Best to you all.
I love both of the ideas you mentioned! A little creativity and thoughtfulness go a long way with donors.
I'm ok with over-the-top thanks letters, even for small donations. I believe in treating a $10 donor like a $10,000 donor. If stewarded right, that $10 donor eventually gives a lot more.
I like the idea of a well-designed, tiered thank-you system that's prompt and geared to do a certain job. With entry level donors, I'd suggest a warm thanks, maybe a call, and a follow-up not too far down the road with some invitation to connect with the organization's work.....some gentle, warm, welcoming "come along." Then moving up the tiers--who knows, quarterly or twice yearly breakfast gathering with organizational leaders for personal updates on work, progress, and challenges. Systems are essential to keep things moving on time and a thoughtful tiered system that meets, greets, and encourages each donor at their entry level...and accelerated level...seems like a good plan.
I love any discussion about gratitude! Yes, showing thanks to donors is important, but are we showing the same appreciation to one another? A organization that puts gratitude front and center in all things may find it easier to show gratitude to the many donors, volunteers, stakeholders, and other supporters.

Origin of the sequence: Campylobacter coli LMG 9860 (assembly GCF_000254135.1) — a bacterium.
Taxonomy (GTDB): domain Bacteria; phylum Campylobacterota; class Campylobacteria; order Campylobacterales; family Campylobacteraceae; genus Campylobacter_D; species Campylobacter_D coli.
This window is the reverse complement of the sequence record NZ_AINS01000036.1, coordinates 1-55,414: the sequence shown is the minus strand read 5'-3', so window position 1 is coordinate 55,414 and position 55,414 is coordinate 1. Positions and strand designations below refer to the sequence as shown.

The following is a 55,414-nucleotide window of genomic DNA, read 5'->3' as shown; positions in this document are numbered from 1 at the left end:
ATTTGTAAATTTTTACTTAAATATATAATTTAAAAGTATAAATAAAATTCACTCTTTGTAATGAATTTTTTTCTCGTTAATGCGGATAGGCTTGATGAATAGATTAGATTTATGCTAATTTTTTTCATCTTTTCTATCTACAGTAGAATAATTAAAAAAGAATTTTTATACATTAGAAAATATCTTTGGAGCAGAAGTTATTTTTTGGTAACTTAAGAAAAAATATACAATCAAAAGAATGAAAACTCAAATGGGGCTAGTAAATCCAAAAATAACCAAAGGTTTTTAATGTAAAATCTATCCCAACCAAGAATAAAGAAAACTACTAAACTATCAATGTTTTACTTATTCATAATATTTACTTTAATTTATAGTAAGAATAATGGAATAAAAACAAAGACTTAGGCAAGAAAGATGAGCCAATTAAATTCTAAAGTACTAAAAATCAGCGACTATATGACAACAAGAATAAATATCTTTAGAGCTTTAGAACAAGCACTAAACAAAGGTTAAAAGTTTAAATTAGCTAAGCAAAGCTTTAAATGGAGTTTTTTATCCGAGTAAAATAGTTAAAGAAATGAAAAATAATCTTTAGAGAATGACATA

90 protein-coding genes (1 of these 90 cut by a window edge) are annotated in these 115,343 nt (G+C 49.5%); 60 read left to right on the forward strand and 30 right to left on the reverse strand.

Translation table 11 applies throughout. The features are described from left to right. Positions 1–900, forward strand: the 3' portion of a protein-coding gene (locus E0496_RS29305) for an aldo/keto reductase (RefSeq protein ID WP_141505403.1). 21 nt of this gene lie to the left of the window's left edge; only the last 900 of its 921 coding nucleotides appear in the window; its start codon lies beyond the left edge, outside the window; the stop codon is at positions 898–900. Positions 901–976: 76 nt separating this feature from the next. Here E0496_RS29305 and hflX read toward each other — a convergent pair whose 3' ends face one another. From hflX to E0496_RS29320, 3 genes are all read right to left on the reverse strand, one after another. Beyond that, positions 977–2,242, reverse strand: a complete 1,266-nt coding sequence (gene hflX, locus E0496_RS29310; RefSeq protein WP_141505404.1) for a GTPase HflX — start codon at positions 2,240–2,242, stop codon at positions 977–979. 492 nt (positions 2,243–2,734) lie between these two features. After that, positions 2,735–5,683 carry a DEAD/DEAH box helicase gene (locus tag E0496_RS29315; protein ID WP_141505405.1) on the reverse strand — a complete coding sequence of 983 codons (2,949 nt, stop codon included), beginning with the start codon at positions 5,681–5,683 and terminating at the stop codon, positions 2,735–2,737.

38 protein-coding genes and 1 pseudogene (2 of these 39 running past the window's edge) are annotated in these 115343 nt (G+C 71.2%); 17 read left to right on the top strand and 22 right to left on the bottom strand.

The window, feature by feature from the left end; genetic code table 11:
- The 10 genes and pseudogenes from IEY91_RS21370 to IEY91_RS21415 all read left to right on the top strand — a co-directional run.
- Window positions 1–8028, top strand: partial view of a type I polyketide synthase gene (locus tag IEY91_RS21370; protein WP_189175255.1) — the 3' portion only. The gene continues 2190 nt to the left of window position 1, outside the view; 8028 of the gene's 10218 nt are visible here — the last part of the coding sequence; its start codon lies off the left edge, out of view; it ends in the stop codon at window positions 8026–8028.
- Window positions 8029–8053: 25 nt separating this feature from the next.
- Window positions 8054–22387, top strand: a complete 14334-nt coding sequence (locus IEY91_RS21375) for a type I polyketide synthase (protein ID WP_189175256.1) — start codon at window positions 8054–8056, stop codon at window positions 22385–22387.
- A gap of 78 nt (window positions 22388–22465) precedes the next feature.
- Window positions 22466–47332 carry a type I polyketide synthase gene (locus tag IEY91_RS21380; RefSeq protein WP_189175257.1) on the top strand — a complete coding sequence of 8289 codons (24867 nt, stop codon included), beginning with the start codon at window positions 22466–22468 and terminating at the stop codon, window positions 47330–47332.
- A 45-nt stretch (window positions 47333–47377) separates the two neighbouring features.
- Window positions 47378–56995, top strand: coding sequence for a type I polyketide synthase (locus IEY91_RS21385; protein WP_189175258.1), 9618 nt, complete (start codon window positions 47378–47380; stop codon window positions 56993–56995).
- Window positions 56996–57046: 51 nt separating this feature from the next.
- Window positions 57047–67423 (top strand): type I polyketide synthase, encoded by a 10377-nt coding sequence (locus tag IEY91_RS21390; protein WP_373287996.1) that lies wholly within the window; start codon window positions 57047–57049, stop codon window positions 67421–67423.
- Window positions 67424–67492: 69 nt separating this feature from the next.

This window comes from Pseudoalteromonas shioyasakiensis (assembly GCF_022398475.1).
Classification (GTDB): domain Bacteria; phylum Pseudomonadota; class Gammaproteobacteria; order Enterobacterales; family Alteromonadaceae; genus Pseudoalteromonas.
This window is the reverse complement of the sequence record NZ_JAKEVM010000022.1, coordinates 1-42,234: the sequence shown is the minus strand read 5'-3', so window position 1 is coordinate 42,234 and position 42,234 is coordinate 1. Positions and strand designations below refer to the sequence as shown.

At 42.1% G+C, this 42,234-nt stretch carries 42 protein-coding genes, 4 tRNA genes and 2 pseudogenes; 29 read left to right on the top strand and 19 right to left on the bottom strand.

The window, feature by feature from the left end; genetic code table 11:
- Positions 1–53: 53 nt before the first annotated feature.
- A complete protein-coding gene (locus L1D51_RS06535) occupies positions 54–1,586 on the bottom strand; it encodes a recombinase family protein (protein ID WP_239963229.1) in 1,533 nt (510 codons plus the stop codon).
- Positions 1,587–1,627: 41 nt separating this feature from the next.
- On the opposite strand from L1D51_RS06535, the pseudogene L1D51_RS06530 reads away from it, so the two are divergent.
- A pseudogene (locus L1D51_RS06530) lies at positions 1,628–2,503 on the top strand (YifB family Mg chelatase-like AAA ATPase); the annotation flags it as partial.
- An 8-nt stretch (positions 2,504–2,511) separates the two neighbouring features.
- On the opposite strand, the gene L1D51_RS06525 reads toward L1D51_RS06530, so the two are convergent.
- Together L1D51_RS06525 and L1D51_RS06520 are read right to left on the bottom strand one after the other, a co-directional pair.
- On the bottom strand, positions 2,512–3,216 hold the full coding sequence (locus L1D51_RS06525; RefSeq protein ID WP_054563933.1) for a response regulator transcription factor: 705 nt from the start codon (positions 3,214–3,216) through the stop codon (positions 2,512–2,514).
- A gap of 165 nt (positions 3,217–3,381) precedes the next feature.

Wait @TrishBachman you want employers to show gratitude to staff??!! 🤯
Staff will be 😍🤩💃
And for consultants, we need to remember to thank our clients. I have done several things over the years, but a couple come to my mind. I have a client who has a finance person I work with close; she develops the list of tasks to be completed for submission, the budget, etc. I try to always remember her on International Grant Professionals Day with flowers or a note or some little treat. She doesn't think of herself as a grant pro, but she is an indispensable part of my success with her organization.